A cereal is any grass cultivated (grown) for the edible components of its grain (botanically, a type of fruit called a caryopsis), composed of the endosperm, germ, and bran. The term may also refer to the resulting grain itself (specifically "cereal grain"). Cereal grain crops are grown in greater quantities and provide more food energy worldwide than any other type of crop and are therefore staple crops. Edible grains from other plant families, such as buckwheat (Polygonaceae), quinoa (Amaranthaceae) and chia (Lamiaceae), are referred to as pseudocereals.
In their natural, unprocessed, whole grain form, cereals are a rich source of vitamins, minerals, carbohydrates, fats, oils, and protein. When processed by the removal of the bran, and germ, the remaining endosperm is mostly carbohydrate. In some developing countries, grain in the form of rice, wheat, millet, or maize constitutes a majority of daily sustenance. In developed countries, cereal consumption is moderate and varied but still substantial.
Agriculture allowed for the support of an increased population, leading to larger societies and eventually the development of cities. It also created the need for greater organization of political power (and the creation of social stratification), as decisions had to be made regarding labor and harvest allocation and access rights to water and land. Agriculture bred immobility, as populations settled down for long periods of time, which led to the accumulation of material goods.
Early Neolithic villages show evidence of the development of processing grain. The Levant is the ancient home of the ancestors of wheat, barley and peas, in which many of these villages were based. There is evidence of the cultivation of cereals in Syria approximately 9,000 years ago. During the same period, farmers in China began to farm rice and millet, using human-made floods and fires as part of their cultivation regimen. Fiber crops were domesticated as early as food crops, with China domesticating hemp, cotton being developed independently in Africa and South America, and Western Asia domesticating flax. The use of soil amendments, including manure, fish, compost and ashes, appears to have begun early, and developed independently in several areas of the world, including Mesopotamia, the Nile Valley and Eastern Asia.
The first cereal grains were domesticated by early primitive humans. About 8,000 years ago, they were domesticated by ancient farming communities in the Fertile Crescent region. Emmer wheat, einkorn wheat, and barley were three of the so-called Neolithic founder crops in the development of agriculture. Around the same time, millets and rices were starting to become domesticated in East Asia. Sorghum and millets were also being domesticated in sub-Saharan West Africa.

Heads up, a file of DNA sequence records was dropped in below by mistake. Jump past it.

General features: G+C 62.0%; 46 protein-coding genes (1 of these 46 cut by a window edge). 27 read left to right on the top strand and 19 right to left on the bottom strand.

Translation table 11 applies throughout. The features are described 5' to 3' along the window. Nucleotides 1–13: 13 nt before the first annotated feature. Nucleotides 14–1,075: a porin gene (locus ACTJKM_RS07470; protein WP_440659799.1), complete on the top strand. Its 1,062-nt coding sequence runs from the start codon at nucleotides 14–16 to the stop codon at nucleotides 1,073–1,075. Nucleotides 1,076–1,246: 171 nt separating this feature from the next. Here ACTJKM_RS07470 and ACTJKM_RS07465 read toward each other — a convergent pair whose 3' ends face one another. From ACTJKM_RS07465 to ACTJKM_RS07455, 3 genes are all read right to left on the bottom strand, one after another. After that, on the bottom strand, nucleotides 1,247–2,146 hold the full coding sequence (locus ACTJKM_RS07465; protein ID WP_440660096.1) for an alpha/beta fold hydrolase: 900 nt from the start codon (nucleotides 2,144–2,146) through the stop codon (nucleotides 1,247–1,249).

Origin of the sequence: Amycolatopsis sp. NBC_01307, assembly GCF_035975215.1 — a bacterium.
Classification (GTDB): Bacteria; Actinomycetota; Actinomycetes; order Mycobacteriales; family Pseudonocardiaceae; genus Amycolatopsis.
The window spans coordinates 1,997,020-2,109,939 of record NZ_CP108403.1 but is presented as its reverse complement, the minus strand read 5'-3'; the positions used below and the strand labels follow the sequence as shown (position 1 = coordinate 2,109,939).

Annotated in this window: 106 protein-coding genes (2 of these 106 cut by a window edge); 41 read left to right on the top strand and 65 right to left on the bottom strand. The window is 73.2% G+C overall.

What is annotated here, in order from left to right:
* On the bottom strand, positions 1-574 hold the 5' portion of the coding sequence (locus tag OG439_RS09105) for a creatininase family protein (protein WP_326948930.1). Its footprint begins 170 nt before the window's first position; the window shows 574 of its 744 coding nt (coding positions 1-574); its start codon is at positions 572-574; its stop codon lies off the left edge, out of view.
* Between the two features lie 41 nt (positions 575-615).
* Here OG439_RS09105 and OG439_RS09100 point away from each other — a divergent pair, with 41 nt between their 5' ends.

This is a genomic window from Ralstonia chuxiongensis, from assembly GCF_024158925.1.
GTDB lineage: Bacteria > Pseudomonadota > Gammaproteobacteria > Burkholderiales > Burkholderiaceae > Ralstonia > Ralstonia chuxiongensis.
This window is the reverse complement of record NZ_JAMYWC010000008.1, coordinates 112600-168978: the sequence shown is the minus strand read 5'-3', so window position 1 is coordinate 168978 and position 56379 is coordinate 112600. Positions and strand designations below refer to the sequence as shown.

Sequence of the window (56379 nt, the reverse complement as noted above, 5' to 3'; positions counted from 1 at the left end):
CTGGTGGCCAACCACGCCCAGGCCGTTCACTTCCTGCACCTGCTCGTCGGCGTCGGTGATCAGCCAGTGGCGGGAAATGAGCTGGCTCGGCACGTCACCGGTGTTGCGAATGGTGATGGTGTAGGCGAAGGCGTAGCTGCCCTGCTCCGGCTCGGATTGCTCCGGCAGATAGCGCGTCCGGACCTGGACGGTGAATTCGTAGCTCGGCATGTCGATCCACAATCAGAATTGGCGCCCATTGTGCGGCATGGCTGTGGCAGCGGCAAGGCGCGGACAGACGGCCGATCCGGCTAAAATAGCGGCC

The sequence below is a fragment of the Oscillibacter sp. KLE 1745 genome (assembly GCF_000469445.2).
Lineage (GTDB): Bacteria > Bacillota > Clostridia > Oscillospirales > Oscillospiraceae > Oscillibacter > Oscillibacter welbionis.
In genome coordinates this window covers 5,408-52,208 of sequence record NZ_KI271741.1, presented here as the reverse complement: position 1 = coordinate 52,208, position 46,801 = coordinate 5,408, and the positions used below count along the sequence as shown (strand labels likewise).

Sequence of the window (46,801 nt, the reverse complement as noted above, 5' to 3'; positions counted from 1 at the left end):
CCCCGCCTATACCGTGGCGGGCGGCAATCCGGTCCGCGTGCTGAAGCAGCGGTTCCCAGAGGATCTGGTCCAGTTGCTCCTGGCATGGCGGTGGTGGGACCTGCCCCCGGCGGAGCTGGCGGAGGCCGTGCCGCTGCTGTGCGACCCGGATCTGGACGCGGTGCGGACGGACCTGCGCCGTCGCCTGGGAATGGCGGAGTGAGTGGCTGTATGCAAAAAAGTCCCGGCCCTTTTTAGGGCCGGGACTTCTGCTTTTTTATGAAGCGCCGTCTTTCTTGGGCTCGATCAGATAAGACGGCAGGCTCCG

Cereals and civilization
Cereals were the foundation of human civilization. Cereal frontiers coincided with civilizational frontiers. The term Fertile Crescent explicitly implies the spatial dependence of civilization on cereals. The Great Wall of China and the Roman limes demarcated the same northern limit of the cereal cultivation. The Silk Road stretched along the cereal belt of Eurasia. Numerous Chinese imperial edicts stated: “Agriculture is the foundation of this empire,” while the foundation of agriculture were the Five Grains.
Cereals determined how large and for how long an army could be mobilized. For this reason, Shang Yang called agriculture and war “the One.” Guan Zhong, Chanakya (the author of Arthashastra) and Hannibal expressed similar concepts. At the dawn of history, the Sumerians believed that if agriculture of a state declines, Inanna, the goddess of war, leaves this state. Several gods of antiquity combined the functions of what Shang Yang called “the One” – agriculture and war: the Hittite Sun goddess of Arinna, the Canaanite Lahmu and the Roman Janus. These were highly important gods in their time leaving their legacy until today. We still begin the year with the month of Janus (January). The Jews believe that Messiah will be born in the town of Lahmu (Bethlehem) and the Christians believe that he was already born there. Lahmu is the responsible why in Hebrew until today bread (lehem) and warfare (lehima) are of the same root. In fact, most persistent and flourishing empires throughout history in both hemispheres were centered in regions fertile for cereals.
Historian Max Ostrovsky argues that this historic pattern never changed, not even in the Industrial Age. He stresses that all modern great powers have traditionally remained first and foremost great cereal powers. The “finest hour” of the Axis powers “ended precisely the moment they threw themselves against the two largest cereal lebensraums” (the United States and the USSR). The outcome of the Cold War followed the Soviet grave and long-lasting cereal crisis, exacerbated by the cereal embargo imposed on the USSR in 1980. And, called “the grain basket of the world,” the most productive “cereal lebensraum” dominates the world ever since.